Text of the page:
Form of State
Moldova is a Parliamentary Constitutional Republic. It gained independence from the Soviet Union in 1991 and the Constitution was signed in 1994. The legislative power is vested in a Unicameral Parliament that is elected every 4 years. The election system is pluralistic and this causes the 3-4 parties that gain enough votes to engage in Coalition governance. The executive power is vested in the Government that is divided into ministries and is headed by the Prime minister. He is elected on the recommendation of the President and vote of Parliament. The President in Moldova is legally distant from branches of power, however he is most involved in executive activities. He is also elected by Parliament on a 4-year mandate.The judicial system consists of the hierarchical court system: District Courts, Court of Appeal and Supreme Court. Also there is a Constitutional Court that is the sole institution with Constitutional jurisdiction, its main task being the review of legislative acts against the Constitution.
Moldova is a Civil law system with influences from both the French and the Germanic legal systems. According to the Constitution, in case of a discrepancy between local and international law, the latter prevails (Art. 8, of the Constitution).
Investment legal aspects
Foreign and domestic investors benefit from equal standing under Moldovan legislation and the legal framework is accessible for foreign investments. One of the primary tasks of the Government is to attract investments and create a favorable business climate for them. Moldovan law generally allows investments in any field of entrepreneurial activity on the entire territory of the Republic of Moldova, provided that national security interests, anti-trust legislation, norms of environmental protection, people’s health and public order are respected.
Free economic zones, whose residents are provided with a range of tax and customs incentives and state guarantees, are attractive for industry investment projects. There is also a series of other incentives for foreign investments such as special tax and customs regimes and other forms of Government support for investments in industrial parks and ICT related investments. According to the Moldovan Constitution, the state must ensure the inviolability of foreign investments (Art. 126/h). The Government has proven in the past to act in a uniform and consistent manner and establish well-balanced policies and legislation in order to stimulate a good collaboration with existing investors and attract new investments. The law prohibits discrimination against investments based on citizenship and provides for equitable and level-field conditions for all investors. It rules out discriminatory measures hindering the management, operation, maintenance, utilization, acquisition, extension or disposal of investments. Public authorities intending to develop a new investment policy are required to organize public consultations before implementing such policies. Investments cannot be subject to expropriation or to any other similar measures, which can directly or indirectly deprive investors of their property right or the right to control investments, unless the following conditions are met:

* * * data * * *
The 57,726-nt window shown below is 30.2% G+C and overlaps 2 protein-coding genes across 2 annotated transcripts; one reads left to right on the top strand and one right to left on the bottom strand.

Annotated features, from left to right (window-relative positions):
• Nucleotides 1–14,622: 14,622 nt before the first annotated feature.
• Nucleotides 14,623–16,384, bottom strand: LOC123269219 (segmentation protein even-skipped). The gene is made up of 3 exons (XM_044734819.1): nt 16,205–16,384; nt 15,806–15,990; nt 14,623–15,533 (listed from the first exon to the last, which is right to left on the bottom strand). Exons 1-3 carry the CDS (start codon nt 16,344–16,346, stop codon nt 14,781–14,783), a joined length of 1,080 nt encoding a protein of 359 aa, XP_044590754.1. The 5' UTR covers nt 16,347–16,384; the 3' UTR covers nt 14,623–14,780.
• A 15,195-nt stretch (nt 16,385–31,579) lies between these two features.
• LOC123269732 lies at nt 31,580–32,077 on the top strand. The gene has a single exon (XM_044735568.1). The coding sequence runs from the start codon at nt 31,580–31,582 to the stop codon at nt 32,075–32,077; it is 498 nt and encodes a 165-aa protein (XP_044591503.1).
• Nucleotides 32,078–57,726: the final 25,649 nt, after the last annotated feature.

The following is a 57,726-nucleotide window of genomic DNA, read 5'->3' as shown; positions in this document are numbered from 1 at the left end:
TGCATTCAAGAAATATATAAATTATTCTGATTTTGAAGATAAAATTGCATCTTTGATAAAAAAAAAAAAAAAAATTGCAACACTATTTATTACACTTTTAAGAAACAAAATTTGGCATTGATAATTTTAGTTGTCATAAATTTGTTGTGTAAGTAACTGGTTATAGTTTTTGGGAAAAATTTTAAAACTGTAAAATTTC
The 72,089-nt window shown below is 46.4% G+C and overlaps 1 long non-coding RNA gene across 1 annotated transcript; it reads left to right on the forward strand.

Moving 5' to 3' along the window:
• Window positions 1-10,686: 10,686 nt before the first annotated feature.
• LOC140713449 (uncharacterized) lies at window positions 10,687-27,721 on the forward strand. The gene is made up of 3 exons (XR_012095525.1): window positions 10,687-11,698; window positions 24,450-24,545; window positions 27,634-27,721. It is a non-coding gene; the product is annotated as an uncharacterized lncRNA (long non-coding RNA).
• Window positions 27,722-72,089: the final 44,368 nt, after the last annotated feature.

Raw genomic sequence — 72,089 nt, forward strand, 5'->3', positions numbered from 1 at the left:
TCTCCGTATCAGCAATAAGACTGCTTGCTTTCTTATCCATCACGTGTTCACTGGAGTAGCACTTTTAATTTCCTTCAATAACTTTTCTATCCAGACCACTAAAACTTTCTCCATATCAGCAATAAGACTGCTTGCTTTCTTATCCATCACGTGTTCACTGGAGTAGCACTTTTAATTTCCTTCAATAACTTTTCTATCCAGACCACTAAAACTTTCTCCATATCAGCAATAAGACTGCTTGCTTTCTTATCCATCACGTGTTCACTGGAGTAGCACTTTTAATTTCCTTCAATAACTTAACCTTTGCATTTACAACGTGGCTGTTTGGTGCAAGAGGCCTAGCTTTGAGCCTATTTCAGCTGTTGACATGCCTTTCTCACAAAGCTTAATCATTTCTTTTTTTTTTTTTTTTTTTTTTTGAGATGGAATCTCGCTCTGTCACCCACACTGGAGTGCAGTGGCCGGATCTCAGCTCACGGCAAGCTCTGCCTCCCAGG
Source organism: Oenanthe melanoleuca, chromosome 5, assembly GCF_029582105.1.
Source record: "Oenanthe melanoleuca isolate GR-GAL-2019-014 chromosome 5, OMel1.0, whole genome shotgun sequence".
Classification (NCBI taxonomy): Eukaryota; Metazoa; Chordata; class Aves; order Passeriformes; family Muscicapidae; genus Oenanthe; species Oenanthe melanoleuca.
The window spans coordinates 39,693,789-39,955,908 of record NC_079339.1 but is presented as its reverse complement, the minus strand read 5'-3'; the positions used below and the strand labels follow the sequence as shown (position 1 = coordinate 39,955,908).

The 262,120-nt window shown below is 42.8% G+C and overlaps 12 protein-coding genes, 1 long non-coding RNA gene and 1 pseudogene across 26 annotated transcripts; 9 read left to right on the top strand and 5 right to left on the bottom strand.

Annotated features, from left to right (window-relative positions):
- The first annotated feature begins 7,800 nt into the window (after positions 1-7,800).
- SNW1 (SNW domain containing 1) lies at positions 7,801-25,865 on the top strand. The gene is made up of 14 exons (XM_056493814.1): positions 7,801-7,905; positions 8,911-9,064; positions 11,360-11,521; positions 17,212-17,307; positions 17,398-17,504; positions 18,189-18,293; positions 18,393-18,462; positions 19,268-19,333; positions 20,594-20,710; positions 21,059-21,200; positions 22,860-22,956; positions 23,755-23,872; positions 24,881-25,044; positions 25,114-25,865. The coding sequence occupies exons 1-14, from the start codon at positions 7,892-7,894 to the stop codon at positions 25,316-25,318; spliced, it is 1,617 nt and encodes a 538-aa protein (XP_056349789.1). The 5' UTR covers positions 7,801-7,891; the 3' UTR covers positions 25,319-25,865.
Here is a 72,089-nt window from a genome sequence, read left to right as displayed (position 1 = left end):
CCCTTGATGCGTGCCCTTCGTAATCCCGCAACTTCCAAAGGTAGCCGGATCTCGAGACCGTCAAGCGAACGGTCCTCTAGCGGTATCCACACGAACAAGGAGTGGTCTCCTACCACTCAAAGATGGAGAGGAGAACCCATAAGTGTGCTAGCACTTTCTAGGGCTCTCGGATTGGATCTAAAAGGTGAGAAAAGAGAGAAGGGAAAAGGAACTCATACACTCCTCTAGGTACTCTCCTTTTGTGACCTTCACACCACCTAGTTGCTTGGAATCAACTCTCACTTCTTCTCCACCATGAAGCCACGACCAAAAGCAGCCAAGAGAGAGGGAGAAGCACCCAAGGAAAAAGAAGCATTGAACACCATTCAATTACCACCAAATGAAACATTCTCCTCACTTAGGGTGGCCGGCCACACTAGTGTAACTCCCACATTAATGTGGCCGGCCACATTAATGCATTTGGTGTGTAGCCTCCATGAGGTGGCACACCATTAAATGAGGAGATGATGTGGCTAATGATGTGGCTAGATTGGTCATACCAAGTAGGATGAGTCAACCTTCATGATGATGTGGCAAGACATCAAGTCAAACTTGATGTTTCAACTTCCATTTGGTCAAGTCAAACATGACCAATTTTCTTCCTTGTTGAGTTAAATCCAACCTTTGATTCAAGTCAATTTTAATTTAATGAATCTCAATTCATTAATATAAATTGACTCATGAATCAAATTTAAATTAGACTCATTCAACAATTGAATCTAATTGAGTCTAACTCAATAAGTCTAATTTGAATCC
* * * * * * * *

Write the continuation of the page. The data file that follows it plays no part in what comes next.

-The measure is undertaken for the general public good,
-The measure is not discriminatory, AND
-Preliminary and equivalent compensation of damages is given.
Investors have the right to sue public authorities for damages caused due to illegal actions and decisions.
Moldova is a member of the International Centre for Settlement of Investment Disputes. After ratifying the Convention in 2011, Moldova undertook to recognize any decision (in the form of an award) issued by ICSID. This means that any award has full effect and can be enforced in Moldova. The local judicial authorities guarantee its enforcement in the form of, for instance, pecuniary sanctions.
Private Property and Privatization
There are cases in which Moldovan public firms have been sold to and privatized by strategic investors. Example of these transactions are: the sale of a cement site to Lafarge, but also a leather processing firm, several textile processing units and wineries.
A new law on privatization was adopted in 2007 and one of its constituents was the Agency for Public Property, which carries out the state policy in the field of management and privatization of public property, post-privatization activity and exercises the functions of the owner of state property. Once this law had effect it caused changes and the emergence of a new stage in the privatization process. The diversification of the types of enterprises subject to privatization occurred and also diversification of the mechanisms of achieving private property.
The latest legal updates created an interesting possibility for investors – the public-private partnerships (PPP). This recent framework introduction became an attractive alternative to the traditional law on concessions (rent of public property). Through this new framework, the Government provides interesting opportunities for private investors to invest in public property make use of the resources available on it and gain profit within the terms of the contract.
The Government assists the Private party in the obtaining of license granting, business permits and all administrative technicalities. Moldovan infrastructure is inefficient at times and underdeveloped, and since public financial resources for Government investment are scarce, the Government is willing to accept private partnerships. Both sides divide their contribution in order to create an innovative, high quality and efficient development project. Investments can also be directed towards other kinds of Public service: healthcare, transport, environment and energetics.